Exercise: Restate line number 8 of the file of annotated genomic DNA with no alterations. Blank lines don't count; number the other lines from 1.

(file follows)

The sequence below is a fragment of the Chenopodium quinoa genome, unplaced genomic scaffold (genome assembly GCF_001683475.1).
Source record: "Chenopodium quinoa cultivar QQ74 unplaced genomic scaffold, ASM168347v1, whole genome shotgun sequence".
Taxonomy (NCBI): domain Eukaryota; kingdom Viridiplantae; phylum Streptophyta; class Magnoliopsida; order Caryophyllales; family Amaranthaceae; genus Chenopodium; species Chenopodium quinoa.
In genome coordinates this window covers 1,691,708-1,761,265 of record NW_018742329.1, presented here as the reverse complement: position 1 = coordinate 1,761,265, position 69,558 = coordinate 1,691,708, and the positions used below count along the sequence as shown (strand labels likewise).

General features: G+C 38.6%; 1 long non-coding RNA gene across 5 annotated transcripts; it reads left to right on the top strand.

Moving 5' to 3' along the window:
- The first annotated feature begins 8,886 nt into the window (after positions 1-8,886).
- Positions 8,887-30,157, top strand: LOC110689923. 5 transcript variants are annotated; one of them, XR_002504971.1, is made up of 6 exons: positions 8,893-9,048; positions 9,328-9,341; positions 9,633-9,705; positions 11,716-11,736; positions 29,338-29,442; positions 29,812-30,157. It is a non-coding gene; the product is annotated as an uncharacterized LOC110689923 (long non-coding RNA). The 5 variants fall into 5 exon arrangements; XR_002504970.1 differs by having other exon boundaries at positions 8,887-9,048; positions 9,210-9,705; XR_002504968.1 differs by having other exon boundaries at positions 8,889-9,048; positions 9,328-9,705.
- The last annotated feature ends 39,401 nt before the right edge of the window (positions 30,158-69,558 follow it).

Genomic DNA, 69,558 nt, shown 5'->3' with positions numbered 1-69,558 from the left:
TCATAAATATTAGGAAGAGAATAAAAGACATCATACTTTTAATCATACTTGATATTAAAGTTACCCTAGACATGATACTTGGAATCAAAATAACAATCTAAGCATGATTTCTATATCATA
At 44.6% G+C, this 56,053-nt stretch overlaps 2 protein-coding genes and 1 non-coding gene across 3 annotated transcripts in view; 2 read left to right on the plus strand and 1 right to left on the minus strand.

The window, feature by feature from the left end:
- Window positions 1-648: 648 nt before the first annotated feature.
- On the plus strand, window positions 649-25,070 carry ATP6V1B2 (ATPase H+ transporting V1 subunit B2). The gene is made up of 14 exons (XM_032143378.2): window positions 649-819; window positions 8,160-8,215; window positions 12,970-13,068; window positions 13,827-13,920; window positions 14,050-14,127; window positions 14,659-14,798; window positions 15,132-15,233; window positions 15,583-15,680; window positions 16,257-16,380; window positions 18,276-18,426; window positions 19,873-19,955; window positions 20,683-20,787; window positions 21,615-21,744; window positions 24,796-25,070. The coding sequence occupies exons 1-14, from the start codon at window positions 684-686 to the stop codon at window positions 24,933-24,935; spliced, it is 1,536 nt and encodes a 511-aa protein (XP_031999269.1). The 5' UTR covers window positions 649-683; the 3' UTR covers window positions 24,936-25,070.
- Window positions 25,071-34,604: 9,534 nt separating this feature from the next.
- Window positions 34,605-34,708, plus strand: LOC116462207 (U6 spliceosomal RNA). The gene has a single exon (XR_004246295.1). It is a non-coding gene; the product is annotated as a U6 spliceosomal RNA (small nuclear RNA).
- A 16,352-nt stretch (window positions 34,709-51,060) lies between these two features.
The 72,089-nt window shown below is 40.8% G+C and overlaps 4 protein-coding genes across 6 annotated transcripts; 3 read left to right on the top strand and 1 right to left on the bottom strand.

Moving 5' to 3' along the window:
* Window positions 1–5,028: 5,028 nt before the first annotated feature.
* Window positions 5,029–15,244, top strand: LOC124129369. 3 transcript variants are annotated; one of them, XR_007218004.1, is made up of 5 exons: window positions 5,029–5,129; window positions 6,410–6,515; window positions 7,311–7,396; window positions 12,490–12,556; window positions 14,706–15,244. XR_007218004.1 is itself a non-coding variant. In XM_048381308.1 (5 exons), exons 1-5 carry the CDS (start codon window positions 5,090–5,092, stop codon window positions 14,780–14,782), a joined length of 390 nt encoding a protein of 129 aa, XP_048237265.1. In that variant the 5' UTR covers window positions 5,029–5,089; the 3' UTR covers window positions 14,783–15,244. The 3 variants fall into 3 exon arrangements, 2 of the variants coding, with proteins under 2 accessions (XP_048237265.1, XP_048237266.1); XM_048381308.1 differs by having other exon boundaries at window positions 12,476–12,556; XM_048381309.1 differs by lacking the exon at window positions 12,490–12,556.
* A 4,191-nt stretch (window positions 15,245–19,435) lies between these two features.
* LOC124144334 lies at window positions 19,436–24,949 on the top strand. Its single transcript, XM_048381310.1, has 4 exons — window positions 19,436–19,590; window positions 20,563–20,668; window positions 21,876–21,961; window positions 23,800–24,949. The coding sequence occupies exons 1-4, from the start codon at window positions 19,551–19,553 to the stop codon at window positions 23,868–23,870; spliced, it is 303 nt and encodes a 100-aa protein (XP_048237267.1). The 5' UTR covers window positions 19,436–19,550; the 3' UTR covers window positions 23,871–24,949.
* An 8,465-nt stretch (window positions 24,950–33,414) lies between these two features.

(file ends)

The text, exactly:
- Positions 8,887-30,157, top strand: LOC110689923. 5 transcript variants are annotated; one of them, XR_002504971.1, is made up of 6 exons: positions 8,893-9,048; positions 9,328-9,341; positions 9,633-9,705; positions 11,716-11,736; positions 29,338-29,442; positions 29,812-30,157. It is a non-coding gene; the product is annotated as an uncharacterized LOC110689923 (long non-coding RNA). The 5 variants fall into 5 exon arrangements; XR_002504970.1 differs by having other exon boundaries at positions 8,887-9,048; positions 9,210-9,705; XR_002504968.1 differs by having other exon boundaries at positions 8,889-9,048; positions 9,328-9,705.